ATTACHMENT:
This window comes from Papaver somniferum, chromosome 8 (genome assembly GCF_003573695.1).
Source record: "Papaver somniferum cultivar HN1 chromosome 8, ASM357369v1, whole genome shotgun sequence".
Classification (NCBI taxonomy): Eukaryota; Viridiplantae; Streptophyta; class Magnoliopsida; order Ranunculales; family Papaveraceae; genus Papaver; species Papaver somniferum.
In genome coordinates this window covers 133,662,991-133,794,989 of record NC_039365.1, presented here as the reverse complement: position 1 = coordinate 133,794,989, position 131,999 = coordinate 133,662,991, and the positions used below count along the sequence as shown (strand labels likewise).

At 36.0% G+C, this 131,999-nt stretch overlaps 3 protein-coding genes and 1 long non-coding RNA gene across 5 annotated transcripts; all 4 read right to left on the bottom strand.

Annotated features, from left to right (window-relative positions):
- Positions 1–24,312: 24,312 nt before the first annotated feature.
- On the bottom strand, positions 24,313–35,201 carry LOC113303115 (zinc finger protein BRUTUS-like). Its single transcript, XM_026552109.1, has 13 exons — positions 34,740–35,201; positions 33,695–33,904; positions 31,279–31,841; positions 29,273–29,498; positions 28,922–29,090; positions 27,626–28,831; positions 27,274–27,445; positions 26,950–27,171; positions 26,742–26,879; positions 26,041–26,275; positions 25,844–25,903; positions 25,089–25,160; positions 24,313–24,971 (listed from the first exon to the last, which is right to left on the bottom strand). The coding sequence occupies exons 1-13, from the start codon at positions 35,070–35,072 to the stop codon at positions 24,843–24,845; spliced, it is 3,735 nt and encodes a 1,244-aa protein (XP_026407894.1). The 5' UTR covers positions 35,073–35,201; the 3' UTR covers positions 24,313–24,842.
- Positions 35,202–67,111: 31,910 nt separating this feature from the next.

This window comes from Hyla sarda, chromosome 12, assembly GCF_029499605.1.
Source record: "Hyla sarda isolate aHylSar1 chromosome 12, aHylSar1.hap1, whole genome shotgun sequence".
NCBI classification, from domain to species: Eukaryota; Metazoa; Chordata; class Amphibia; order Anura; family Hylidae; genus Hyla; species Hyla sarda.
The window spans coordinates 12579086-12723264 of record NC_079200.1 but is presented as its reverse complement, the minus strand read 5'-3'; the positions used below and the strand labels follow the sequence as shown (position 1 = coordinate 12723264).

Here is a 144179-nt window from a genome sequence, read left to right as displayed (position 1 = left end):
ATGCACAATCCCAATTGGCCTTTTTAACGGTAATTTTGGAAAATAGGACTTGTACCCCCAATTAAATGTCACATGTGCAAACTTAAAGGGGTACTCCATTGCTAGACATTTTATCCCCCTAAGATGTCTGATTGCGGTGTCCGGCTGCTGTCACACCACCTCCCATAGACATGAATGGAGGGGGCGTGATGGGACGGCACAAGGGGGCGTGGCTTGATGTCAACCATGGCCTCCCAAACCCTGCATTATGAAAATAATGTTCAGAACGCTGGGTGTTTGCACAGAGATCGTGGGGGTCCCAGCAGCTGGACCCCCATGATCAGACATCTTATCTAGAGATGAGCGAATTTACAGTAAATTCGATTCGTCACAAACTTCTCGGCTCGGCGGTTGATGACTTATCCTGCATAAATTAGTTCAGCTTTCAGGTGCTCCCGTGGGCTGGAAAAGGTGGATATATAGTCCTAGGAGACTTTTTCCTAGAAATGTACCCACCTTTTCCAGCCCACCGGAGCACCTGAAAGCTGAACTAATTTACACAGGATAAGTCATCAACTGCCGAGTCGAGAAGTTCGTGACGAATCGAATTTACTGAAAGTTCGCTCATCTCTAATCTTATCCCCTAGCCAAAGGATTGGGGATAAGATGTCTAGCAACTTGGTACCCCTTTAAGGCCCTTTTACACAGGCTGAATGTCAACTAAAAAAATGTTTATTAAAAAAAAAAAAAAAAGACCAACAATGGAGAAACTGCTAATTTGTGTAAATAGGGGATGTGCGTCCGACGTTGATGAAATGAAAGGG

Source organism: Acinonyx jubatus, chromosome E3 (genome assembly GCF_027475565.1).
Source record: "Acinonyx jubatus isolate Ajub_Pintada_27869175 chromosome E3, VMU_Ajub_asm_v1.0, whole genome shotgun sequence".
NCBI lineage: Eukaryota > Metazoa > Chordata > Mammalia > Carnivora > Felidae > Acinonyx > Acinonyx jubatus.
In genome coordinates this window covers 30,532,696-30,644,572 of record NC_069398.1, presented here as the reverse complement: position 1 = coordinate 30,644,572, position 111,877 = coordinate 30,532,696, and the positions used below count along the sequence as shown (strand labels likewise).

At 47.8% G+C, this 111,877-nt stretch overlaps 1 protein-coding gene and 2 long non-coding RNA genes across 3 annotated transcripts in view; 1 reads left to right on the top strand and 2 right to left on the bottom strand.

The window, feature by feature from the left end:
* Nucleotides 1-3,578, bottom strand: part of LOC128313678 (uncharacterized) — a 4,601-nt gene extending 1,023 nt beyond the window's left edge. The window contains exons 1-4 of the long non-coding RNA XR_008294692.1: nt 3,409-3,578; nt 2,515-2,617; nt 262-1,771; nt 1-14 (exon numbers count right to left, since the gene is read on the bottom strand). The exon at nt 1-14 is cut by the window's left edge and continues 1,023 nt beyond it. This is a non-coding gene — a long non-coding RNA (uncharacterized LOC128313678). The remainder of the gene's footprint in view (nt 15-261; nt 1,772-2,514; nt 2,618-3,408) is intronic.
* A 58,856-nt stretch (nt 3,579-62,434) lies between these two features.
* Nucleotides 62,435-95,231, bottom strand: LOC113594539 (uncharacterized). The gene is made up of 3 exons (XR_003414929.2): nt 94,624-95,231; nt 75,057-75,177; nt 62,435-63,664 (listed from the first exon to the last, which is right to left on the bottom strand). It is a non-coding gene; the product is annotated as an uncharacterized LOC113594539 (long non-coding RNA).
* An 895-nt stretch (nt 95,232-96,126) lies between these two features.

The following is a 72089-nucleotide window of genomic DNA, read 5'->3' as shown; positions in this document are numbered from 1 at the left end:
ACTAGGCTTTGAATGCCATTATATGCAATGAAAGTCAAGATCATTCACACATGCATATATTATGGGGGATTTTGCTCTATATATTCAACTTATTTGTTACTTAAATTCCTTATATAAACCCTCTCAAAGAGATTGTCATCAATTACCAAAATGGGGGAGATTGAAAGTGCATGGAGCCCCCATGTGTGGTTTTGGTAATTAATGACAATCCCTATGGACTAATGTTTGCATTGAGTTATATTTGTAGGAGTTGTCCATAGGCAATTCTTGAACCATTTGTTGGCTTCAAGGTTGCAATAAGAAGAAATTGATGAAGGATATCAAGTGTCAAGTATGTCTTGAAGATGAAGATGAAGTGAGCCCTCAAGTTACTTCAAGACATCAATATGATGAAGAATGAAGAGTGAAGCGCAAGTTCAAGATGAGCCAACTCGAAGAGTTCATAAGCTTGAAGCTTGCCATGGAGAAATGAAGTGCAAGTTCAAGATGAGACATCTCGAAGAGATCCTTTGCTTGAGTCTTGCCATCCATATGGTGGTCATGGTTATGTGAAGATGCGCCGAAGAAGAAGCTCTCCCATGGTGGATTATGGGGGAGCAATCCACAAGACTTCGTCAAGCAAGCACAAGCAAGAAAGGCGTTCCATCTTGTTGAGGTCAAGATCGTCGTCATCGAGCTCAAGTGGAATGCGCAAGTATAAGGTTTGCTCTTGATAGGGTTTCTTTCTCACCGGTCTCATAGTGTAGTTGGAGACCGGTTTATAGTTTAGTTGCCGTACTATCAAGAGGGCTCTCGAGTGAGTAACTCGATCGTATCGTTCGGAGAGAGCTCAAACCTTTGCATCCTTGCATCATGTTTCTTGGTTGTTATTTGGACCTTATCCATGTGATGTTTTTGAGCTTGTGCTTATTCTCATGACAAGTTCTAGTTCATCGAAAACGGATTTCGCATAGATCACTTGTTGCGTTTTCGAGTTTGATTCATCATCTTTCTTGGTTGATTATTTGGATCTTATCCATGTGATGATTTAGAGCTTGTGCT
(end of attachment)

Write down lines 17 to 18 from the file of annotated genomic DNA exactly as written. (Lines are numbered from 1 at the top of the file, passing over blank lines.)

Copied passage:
Source record: "Acinonyx jubatus isolate Ajub_Pintada_27869175 chromosome E3, VMU_Ajub_asm_v1.0, whole genome shotgun sequence".
NCBI lineage: Eukaryota > Metazoa > Chordata > Mammalia > Carnivora > Felidae > Acinonyx > Acinonyx jubatus.